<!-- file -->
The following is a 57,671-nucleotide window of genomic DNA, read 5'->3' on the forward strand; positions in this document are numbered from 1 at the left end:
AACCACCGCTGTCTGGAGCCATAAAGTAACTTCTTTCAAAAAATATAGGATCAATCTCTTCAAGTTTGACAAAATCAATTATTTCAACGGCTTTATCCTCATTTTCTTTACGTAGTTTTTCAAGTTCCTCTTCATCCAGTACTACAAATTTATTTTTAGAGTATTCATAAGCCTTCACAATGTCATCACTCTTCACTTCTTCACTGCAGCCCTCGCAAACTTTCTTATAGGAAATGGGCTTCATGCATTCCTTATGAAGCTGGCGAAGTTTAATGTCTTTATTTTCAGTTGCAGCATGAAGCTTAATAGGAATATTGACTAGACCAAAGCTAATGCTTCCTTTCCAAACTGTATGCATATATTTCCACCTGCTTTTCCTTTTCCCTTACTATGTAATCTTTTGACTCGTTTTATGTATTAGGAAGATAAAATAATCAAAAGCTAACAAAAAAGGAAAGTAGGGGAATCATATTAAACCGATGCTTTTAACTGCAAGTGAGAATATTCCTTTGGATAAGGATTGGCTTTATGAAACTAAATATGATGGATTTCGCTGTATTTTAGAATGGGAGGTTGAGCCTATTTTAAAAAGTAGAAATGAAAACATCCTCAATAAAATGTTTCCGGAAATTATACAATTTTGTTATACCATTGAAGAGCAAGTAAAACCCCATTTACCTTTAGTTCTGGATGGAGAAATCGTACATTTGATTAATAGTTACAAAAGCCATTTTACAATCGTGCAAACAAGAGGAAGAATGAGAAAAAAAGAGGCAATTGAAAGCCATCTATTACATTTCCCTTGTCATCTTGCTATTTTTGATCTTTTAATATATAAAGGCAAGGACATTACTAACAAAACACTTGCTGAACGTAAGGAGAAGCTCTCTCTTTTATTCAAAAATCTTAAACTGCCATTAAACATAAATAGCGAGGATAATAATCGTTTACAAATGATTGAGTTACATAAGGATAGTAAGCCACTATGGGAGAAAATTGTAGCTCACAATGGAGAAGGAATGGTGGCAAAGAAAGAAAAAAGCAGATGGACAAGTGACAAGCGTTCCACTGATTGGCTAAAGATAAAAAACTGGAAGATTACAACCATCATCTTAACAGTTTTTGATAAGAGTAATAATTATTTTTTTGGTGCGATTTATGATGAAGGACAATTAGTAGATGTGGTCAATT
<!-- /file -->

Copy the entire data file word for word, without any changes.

The following is a 57,671-nucleotide window of genomic DNA, read 5'->3' on the forward strand; positions in this document are numbered from 1 at the left end:
AACCACCGCTGTCTGGAGCCATAAAGTAACTTCTTTCAAAAAATATAGGATCAATCTCTTCAAGTTTGACAAAATCAATTATTTCAACGGCTTTATCCTCATTTTCTTTACGTAGTTTTTCAAGTTCCTCTTCATCCAGTACTACAAATTTATTTTTAGAGTATTCATAAGCCTTCACAATGTCATCACTCTTCACTTCTTCACTGCAGCCCTCGCAAACTTTCTTATAGGAAATGGGCTTCATGCATTCCTTATGAAGCTGGCGAAGTTTAATGTCTTTATTTTCAGTTGCAGCATGAAGCTTAATAGGAATATTGACTAGACCAAAGCTAATGCTTCCTTTCCAAACTGTATGCATATATTTCCACCTGCTTTTCCTTTTCCCTTACTATGTAATCTTTTGACTCGTTTTATGTATTAGGAAGATAAAATAATCAAAAGCTAACAAAAAAGGAAAGTAGGGGAATCATATTAAACCGATGCTTTTAACTGCAAGTGAGAATATTCCTTTGGATAAGGATTGGCTTTATGAAACTAAATATGATGGATTTCGCTGTATTTTAGAATGGGAGGTTGAGCCTATTTTAAAAAGTAGAAATGAAAACATCCTCAATAAAATGTTTCCGGAAATTATACAATTTTGTTATACCATTGAAGAGCAAGTAAAACCCCATTTACCTTTAGTTCTGGATGGAGAAATCGTACATTTGATTAATAGTTACAAAAGCCATTTTACAATCGTGCAAACAAGAGGAAGAATGAGAAAAAAAGAGGCAATTGAAAGCCATCTATTACATTTCCCTTGTCATCTTGCTATTTTTGATCTTTTAATATATAAAGGCAAGGACATTACTAACAAAACACTTGCTGAACGTAAGGAGAAGCTCTCTCTTTTATTCAAAAATCTTAAACTGCCATTAAACATAAATAGCGAGGATAATAATCGTTTACAAATGATTGAGTTACATAAGGATAGTAAGCCACTATGGGAGAAAATTGTAGCTCACAATGGAGAAGGAATGGTGGCAAAGAAAGAAAAAAGCAGATGGACAAGTGACAAGCGTTCCACTGATTGGCTAAAGATAAAAAACTGGAAGATTACAACCATCATCTTAACAGTTTTTGATAAGAGTAATAATTATTTTTTTGGTGCGATTTATGATGAAGGACAATTAGTAGATGTGGTCAATT